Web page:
club , interview , nuri-katz , ten-on-the-weekend , totw

Ten On The Weekend #1 – Nuri Katz: “I Live My Life in a Constant State of Jet Lag”

January 24, 2020

This article is the inaugural edition of Ten On The Weekend, a segment we intend to make a weekly feature on IMI. The concept of TOTW is simple: Each weekend, we’ll ask the same ten questions to a different industry figure, letting readers get to know the interviewee on a more personal and informal level than they might in an ordinary business setting.

Our first weekend guest is Nuri Katz, Founder of Apex Capital Partners.

How do you spend your weekends?
We have such a crazy business where clients want to meet you all the time outside of working hours that often I end up working much of the weekends. Sometimes, even when there are no clients, I find I need to catch up on all sorts of other work, including things like answering questions for journalists as I am doing this Sunday morning. Having said that, I always do my best to be home from my travels on the weekend so that at least I can spend those weekends with my family.” 

What are your top three business goals this year?
I believe that this year we will see Montenegro emerge as the best citizenship program in Europe. We are very excited that Apex Capital Partners was chosen as one of the only three agents for the program and look forward to working with the government, the new developers to whom we introduced Montenegro, and, of course, all our clients from around the world.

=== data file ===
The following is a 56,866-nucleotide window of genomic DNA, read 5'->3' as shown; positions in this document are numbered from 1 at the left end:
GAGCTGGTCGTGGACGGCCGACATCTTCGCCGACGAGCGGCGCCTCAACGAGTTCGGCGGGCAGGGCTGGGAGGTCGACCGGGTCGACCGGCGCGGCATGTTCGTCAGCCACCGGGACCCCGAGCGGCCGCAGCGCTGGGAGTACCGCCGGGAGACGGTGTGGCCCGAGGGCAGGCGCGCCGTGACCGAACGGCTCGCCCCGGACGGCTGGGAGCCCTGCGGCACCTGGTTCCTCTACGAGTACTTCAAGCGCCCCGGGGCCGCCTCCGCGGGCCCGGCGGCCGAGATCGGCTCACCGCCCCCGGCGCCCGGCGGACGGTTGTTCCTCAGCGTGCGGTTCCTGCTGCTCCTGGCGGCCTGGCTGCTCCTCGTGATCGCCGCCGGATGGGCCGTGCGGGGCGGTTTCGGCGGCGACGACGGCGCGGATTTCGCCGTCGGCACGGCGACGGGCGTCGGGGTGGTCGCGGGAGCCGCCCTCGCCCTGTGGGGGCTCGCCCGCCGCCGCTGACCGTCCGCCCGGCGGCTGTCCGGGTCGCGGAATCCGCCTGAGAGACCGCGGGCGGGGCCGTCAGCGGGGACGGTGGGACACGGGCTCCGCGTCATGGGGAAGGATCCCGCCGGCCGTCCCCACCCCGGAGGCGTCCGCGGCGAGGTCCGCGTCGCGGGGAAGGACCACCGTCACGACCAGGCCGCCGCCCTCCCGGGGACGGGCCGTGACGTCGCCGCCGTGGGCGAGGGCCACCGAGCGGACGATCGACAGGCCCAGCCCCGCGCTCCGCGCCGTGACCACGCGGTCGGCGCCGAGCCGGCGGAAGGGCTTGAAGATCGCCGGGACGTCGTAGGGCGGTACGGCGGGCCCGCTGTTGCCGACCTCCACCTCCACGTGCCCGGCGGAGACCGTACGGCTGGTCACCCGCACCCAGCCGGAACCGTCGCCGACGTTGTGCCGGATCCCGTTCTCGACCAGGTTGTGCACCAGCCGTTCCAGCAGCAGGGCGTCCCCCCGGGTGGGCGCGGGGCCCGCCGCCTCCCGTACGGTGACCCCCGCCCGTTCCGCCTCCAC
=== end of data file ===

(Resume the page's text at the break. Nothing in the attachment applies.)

Additionally, of course, we look forward to continuing our work with the Dominica program, supporting the country in its recovery from the devastation that was caused by Hurricane Maria. Dominica has shown itself to be so dynamic in its recovery. We want to, of course, continue to look for ways to add our value to the program and the country. Of course, as we work in all the other Carribean CIP’s, we will continue our efforts there, especially in St Kitts where we are building Ocean Grove, our 45-villa elite lifestyle project.

Finally, we see the industry having to move towards more innovative and more complex value-added solutions for HNWI clients needs. We, therefore, look forward to continuing to consult numerous governments with whom we are working on setting up new and innovative RBI and CBI programs. 

What’s your biggest business concern right now?
My biggest concern is the race to the bottom on prices for developments. I am afraid that long terms this will negatively affect both the developers and the countries.  

Which book is on your night-stand right now?
I am embarrassed but I must admit that I don’t actually have a book on my nightstand. In this industry, where we have clients and offices on one side of the planet and operations on the other side of the planet, we are forced to change time zones almost weekly. Just this week I changed time zones four times! I live my life in a constant state of jet lag. As such, when I get to bed, I don’t bother reading, I just grab as much sleep as I possibly can.

How and when did you first get into the investment migration industry?
Back in 1992, I met the mayor of Montreal, who came to visit Moscow where I was living at the time. He introduced me to a banker who was involved in the young Canadian Investor Immigration program. Those meetings were the beginning of my career in the investor immigration business, and I have been involved in so many different aspects of the industry since that time.

What was your proudest moment as a service provider?